Steve “Clem” Grogan is let out on probation (from the auto theft charges of the Barker raid), despite warnings by Bugliosi’s co-counsel that he is “exceedingly dangerous.” He and other members of the Family begin loitering outside the courthouse, holding a “vigil.” One member is quoted as saying, “I’m waiting for my father to get out of jail.” Bugliosi is followed by Family members repeatedly and Manson himself threatens to kill Bugliosi, the judge, and his own attorney.
Prosecution witness and former Family member Barbara Hoyt is spirited away to Hawaii by the Family in an attempt to silence her. When it doesn’t work, Manson follower Ruth Ann “Ouisch” Moorehouse slips ten tabs of LSD into Hoyt’s hamburger, resulting in her hospitalization. Tex Watson, awaiting trial, ceases speaking and eating and is placed in a mental hospital.
Finally, in late November 1970, the prosecution rests, followed by the defense. Manson is allowed to make a statement in closed court, without the presence of the jury. In a semi-coherent diatribe, he rails against the Vietnam War and the “system,” professes his innocence, blames the Beatles, and declares his desire to beat everyone present to death with his microphone.
The following Monday, Van Houten’s attorney Ronald Hughes fails to show up for court. He went camping over the weekend and disappeared. Many suspect he has been murdered by the Family because he was looking out for his client’s best interests during the trial, laying all of the blame on Charlie. His body is eventually found a few miles from where he had last been seen camping.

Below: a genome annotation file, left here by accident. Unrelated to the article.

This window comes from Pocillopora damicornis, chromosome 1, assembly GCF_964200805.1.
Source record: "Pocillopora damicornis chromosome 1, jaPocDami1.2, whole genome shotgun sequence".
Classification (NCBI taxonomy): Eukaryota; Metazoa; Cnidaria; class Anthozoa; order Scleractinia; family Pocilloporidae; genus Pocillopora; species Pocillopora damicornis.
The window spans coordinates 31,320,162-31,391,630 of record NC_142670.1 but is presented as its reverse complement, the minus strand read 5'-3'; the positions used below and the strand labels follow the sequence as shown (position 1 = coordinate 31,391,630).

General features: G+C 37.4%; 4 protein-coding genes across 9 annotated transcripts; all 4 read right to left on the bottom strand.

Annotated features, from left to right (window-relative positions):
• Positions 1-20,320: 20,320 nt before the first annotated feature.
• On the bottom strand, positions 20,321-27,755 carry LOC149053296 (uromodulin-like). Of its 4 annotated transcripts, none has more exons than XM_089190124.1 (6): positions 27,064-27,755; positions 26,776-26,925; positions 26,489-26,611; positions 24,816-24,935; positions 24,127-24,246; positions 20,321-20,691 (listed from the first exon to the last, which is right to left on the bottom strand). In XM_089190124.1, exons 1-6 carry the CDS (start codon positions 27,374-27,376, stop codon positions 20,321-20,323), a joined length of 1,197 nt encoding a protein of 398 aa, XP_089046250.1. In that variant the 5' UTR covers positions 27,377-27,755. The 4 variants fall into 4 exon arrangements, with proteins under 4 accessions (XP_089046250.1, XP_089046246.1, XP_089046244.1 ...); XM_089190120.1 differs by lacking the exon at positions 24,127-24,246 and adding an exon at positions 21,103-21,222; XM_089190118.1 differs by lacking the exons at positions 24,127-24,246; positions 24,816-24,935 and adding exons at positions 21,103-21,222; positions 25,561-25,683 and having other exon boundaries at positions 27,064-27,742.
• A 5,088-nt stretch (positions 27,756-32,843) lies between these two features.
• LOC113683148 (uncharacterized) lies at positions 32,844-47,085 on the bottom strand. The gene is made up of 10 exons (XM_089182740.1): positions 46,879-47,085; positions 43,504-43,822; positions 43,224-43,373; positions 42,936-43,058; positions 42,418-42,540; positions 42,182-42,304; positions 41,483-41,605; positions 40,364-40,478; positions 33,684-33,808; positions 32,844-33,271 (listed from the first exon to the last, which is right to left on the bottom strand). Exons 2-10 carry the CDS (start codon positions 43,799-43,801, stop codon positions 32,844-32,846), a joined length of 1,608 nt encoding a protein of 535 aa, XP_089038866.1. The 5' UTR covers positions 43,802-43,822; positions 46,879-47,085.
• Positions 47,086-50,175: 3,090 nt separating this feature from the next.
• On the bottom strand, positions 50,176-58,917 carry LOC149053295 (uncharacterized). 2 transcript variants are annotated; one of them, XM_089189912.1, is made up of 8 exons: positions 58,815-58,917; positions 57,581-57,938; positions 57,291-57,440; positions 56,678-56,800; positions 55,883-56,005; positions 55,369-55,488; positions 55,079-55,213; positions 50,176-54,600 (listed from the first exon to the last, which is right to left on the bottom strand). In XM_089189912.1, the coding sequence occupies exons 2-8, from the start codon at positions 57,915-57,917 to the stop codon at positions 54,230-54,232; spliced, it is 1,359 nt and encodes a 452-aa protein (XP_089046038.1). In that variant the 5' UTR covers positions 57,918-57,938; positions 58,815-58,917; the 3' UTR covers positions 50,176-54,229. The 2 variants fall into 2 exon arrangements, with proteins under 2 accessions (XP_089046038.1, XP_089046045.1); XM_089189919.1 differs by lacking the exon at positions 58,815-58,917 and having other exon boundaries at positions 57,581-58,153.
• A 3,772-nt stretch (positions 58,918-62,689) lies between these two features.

Several Mansonites are charged in the drugging of Barbara Hoyt with conspiracy to prevent a witness from testifying; shockingly, they are let out on bail. Family members also try, and fail, to smuggle marijuana and a hacksaw into jail for Charles Manson.
In the guilt phase of the trial, the defense does a remarkably poor job. Leslie Van Houten’s attorney insists that it is implausible that Manson would “send women to do a man’s job”. Ultimately, the jury deliberates for nine days and reaches a verdict of guilty on all counts for all parties.
The penalty phase of the trial then begins. The girls’ parents testify for the defense, pleading for their lives to be spared. Several Family members testify, including Catherine “Gypsy” Share, who makes the audacious claim that Linda Kasabian organized and ordered the murders as copycat crimes to the Gary Hinman murder so authorities would release Family member Bobby Beausoleil, who’d been charged with the killing of the music teacher. Susan Atkins testifies to the same, as well as her own lack of remorse, calling the crimes “No big thing.” Meanwhile, Tex Watson is released from the mental hospital.
Several doctors are called to attest to the girls’ mental states and the possibility of LSD use as a mitigating factor in the crimes. They are in agreement that the girls are mentally competent, and possibly suffering from personality disorders, and that LSD could not have compelled them to commit murder.